By the 1830s, their power was being challenged.  The harder they tried to maintain control, the more discontent grew. Times were changing, whether they wanted them to or not. By 1837, things came to a head when an armed uprising began against the government.  [Read more on the Rebellion here http://www.thecanadianencyclopedia.ca/en/article/rebellions-of-1837/]. Uprisings occurred in both Upper and Lower Canada. They were all put down within a year and things appeared to settle back into the status quo. However, defeating the Rebellion proved to be the last gasp for the ruling compact. Although the rebels were beaten, in the long run, they won. Within 10 years, the Durham Report [Read more here http://www.thecanadianencyclopedia.ca/en/article/durham-report/] drew up the plans for responsible government and laid the groundwork that broke the grip of the Family Compact for good.

James Scott Howard wasn’t part of the Compact – he wasn’t Anglican for starters and not part of the ruling families. Second he seemed to have been pretty fair minded. He had friends from all walks of life, including some who were central players in the Rebellion.   Howard maintained political neutrality and by all accounts, kept himself out of politics. But he was accidently swept up in the Rebellion of 1837 and unfairly accused of siding with the Rebellion. The government of Ontario dismissed him without any formal charges being brought against Howard or proven. The Family Compact viewed his friendship with some of the rebels as guilt. Out he went. The position of Post Master was handed to Albert Berczy, who took up residence in the building for about a year. The post office was moved from Adelaide to Front Street (just west of Yonge Street) in 1839 and the Adelaide ceased functioning as a post office. 

Howard fought for years to clear his name.  Lieutenant Governor Francis Bond Head was convinced of Howard’s complicity and refused to budge. Although an inquiry did agree with Howard that he had no part in the rebellion and that he had remained neutral, it didn’t make a difference. He wasn’t rehired as Post Master. He hadn’t shown due loyalty to the ruling class and that was enough to doom his chances. Friends agitated on his behalf in the 1840s, believing a great injustice had been done. Although he was never reappointed to any post office position, he was given the job of treasurer for York and Peel counties   He later took on other government roles but was never again involved in postal matters.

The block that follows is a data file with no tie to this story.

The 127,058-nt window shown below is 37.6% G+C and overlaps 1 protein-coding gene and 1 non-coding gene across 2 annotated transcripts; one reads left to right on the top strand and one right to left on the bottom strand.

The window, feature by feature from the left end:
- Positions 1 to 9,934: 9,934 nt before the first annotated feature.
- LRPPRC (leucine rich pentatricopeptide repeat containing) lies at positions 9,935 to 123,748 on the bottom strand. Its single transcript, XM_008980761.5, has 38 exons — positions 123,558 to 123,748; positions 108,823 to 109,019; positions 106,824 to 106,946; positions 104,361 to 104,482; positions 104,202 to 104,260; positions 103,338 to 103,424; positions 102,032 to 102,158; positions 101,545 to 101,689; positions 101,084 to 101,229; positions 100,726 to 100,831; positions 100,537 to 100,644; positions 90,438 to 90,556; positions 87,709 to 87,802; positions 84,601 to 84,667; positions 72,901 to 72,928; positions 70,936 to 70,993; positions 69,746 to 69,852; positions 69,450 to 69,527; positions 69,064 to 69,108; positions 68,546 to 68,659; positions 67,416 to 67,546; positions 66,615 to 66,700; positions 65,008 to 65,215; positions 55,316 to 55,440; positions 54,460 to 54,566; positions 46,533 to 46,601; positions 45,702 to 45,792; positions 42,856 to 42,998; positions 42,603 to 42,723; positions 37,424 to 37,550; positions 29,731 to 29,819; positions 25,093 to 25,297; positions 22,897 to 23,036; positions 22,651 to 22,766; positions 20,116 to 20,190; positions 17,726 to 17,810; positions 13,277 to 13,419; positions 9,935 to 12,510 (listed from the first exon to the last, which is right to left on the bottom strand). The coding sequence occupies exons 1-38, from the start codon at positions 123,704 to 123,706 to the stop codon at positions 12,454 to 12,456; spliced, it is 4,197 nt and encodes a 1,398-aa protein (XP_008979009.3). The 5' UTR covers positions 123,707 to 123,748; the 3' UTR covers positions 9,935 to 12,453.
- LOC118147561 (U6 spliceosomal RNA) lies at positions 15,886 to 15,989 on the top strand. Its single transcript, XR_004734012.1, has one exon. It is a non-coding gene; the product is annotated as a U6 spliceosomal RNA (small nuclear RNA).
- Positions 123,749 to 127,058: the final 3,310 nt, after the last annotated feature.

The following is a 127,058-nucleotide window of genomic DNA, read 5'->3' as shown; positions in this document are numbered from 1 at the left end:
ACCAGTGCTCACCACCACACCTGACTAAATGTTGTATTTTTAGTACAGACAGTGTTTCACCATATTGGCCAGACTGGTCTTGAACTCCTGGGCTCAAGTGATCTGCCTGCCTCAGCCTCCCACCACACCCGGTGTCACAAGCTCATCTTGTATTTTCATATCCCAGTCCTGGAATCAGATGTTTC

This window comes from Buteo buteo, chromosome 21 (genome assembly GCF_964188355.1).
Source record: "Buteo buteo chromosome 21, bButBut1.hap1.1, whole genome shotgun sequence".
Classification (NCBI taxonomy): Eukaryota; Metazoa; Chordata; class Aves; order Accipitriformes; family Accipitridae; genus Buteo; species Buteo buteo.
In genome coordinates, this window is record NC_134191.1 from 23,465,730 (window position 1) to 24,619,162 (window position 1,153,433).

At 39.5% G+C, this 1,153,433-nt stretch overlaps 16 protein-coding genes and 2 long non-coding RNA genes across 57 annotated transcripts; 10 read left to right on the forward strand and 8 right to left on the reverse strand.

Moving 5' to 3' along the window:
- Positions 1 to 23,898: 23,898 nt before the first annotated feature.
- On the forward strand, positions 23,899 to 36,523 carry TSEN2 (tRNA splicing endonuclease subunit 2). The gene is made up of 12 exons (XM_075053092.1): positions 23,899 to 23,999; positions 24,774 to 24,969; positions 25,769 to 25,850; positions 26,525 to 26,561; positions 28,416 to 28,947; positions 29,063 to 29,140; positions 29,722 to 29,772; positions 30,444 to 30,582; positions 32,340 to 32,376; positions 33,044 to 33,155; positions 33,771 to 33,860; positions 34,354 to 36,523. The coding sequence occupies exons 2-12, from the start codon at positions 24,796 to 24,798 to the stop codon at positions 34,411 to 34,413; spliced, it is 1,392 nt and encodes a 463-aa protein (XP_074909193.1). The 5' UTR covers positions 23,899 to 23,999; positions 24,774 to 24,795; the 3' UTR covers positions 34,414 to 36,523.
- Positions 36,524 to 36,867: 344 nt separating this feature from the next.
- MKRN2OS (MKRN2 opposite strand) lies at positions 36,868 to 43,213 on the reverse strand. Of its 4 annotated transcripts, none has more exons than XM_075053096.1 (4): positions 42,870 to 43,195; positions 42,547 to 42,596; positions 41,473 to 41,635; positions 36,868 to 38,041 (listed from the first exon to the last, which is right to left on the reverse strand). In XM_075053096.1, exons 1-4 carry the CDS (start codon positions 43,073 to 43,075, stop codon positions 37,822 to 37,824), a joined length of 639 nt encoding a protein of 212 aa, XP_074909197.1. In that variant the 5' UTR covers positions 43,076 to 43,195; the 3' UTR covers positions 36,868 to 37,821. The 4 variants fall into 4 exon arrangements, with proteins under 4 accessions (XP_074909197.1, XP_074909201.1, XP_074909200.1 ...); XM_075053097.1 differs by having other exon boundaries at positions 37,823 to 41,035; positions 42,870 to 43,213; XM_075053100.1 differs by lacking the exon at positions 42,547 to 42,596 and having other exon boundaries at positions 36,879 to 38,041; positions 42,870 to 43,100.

When the post office vacated, the building was rented out to a number of different tenants and businesses. Howard sold the building in 1873.  260 Adelaide changed hands many times over the next 100 years until it was an unrecognisable shell of it’s former self - Toronto isn’t always kind to it’s own history. It wasn’t until a fire nearly destroyed the historic building in 1978 that the city of Toronto finally begin to recognise it’s importance. It was purchased, restored to it’s former simple beauty and is the local post office once again. It was a busy little place when I visited. A steady trail of people coming and going.

The Adelaide post office also serves as a museum.  The main room is a fully functioning post office, complete with a replica of the original post slots. You can potter around looking at the displays in the other rooms, try your hand at using a quill pen (not as easy as it looks) and read a little on the history of the building. Letters mailed from here can be, on request, hand cancelled with a reproduction red ink cancel from the era. If you’re interested in receiving one, drop me a line and I’ll pad down to the post office and send you one.

If you come to Toronto, take a bit of time and visit. A perfect little window on Upper Canada.

Royal Mail Repllica

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And here I sit with my stamps in a complete muddle, and nobody has bothered to tell me what it's all about."
"Listen now, Hemul," said Snufkin slowly and clearly. "It's about a comet that is going to collide with the earth tomorrow."
"Collide?" said the Hemulen. "Has that anything to do with stamp-collecting?”

- Tove Jansson, Comet in Moominland